Tamsin: Can we talk about illustration? People still talk about illustration as if it is for children; and yet much early illustration has been for science: from naturalists’ records to medical study. Tell me about your approach to illustration as a publisher and about some of the illustrators with whom you work. 

Jon: Absolutely. We like to illustrate all our books, in some way, depending on the book. We commission lots of artists to work on our jackets, but we also like to think creatively about how we can use it in books. This has been a theme running through all publishing about nature of course – we publish Clare Leighton’s Farmer’s Year, a book that was published originally many decades ago, and she was commissioned to produce both words and woodcuts – integral to the book. We’re also publishing Peter Marren’s Emperors, Admirals and Chimney -Sweepers later this spring – all about the naming of British butterflies and moths, and as well as using the wonderful Bea Forshall to design the jacket, we’ve used older illustrations of butterflies throughout. There are some artists who are especially in tune with us, and we enjoy working with them on our books – notably Ed Kluz, who did our jacket for Horatio Clare’s Something of his Art, and has just finished the cover for King of Dust, and he’ll contribute some of the internal illustrations too.

Early illustration by Benjemin Wilkes, 1742.

Tamsin: What do you think smaller publishers bring to our industry? And do we make the most of having smaller publishers with specialist knowledge?

Jon: I hope we bring a different dimension. The trade wouldn’t work only with smaller publishers, of course, but we bring an element of risk-taking to publishing and we’re good at spotting talent and developing it. I’m really proud, for instance, that we published Carol Donaldson’s brilliant book, On the Marshes, about the marshes of north Kent and her relationship with it, and the people and wildlife that choose to live there. It is great it went on to success – the second printing of the paperback is just back from the printers.

Tamsin: You’ve worked in this industry over several decades, and as a bookseller and marketing director as well as a publisher. If you could make three changes to the British Book Industry to make its future better, what would they be? 

Jon: Just the three? I’d like to see the retail trade become stronger still – both the chains and the indies – they’re a really key way that readers discover books and a bookseller’s passion is a wonderful thing, and that means a proper look at our high streets and what they mean to people now, because the new technologies have meant that bookshops simply don’t compete on a level playing field. I’d ask London publishers to think more about the regions, both in terms of output and serving readers elsewhere, but also to understand that they need to recruit more from elsewhere. We can be a little mono-cultural, and that can’t be good for anyone. Lastly, I’d like to see books really grab the national attention again – there are lots of initiatives like World Book Day, of course, which do good work, but the coverage for books in national media is increasingly limited, with publishers relying on social media to do their marketing work for them, and with nothing on television about books, aside from some excellent adaptations. Overall I’d like to see the creativity really getting out of hand.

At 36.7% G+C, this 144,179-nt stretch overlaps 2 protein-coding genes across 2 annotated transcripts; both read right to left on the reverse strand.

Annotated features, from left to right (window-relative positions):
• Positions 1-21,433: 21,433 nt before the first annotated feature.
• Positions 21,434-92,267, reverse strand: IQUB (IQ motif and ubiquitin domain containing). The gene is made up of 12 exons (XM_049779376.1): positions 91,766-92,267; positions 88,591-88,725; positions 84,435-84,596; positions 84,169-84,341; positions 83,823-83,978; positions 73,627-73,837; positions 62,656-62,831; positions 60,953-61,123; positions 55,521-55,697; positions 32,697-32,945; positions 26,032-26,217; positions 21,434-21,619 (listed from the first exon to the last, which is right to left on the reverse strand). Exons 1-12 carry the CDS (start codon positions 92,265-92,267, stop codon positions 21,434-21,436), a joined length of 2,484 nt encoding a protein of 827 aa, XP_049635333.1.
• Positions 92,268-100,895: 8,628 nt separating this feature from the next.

Tamsin: Tell me what Little Toller has planned for its tenth anniversary year. 

Jon: It’s a belter! I mentioned our tenth anniversary and we’ll be going to bookshops offering posters and more to help us celebrate, but we’re also at full capacity for new books. These include Peter’s book on butterflies, King of Dust which you mentioned earlier – the biography of a stone-mason, Copsford in our Nature Classics series, a non-fiction book from the prize-winning Paul Kingsnorth called Savage Gods, a book from the late, and extremely great Oliver Rackham on the landscapes around Cornwall’s Helford River. We’re just about to take delivery of the first ever book on the wood engraver and illustrator, Clifford Webb, a hugely important but now sadly neglected figure – this should revive interest in him. In the future too, we’ve got planned a book by young naturalist Dara McAnulty – he really is one to watch!

Reintroducing the art and engraving of Clifford Webb to the world.

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Toller: n river valley in West Dorset. Recorded in the Domesday survey as Tolre, derived from a Celtic word for stream in a hollow valley.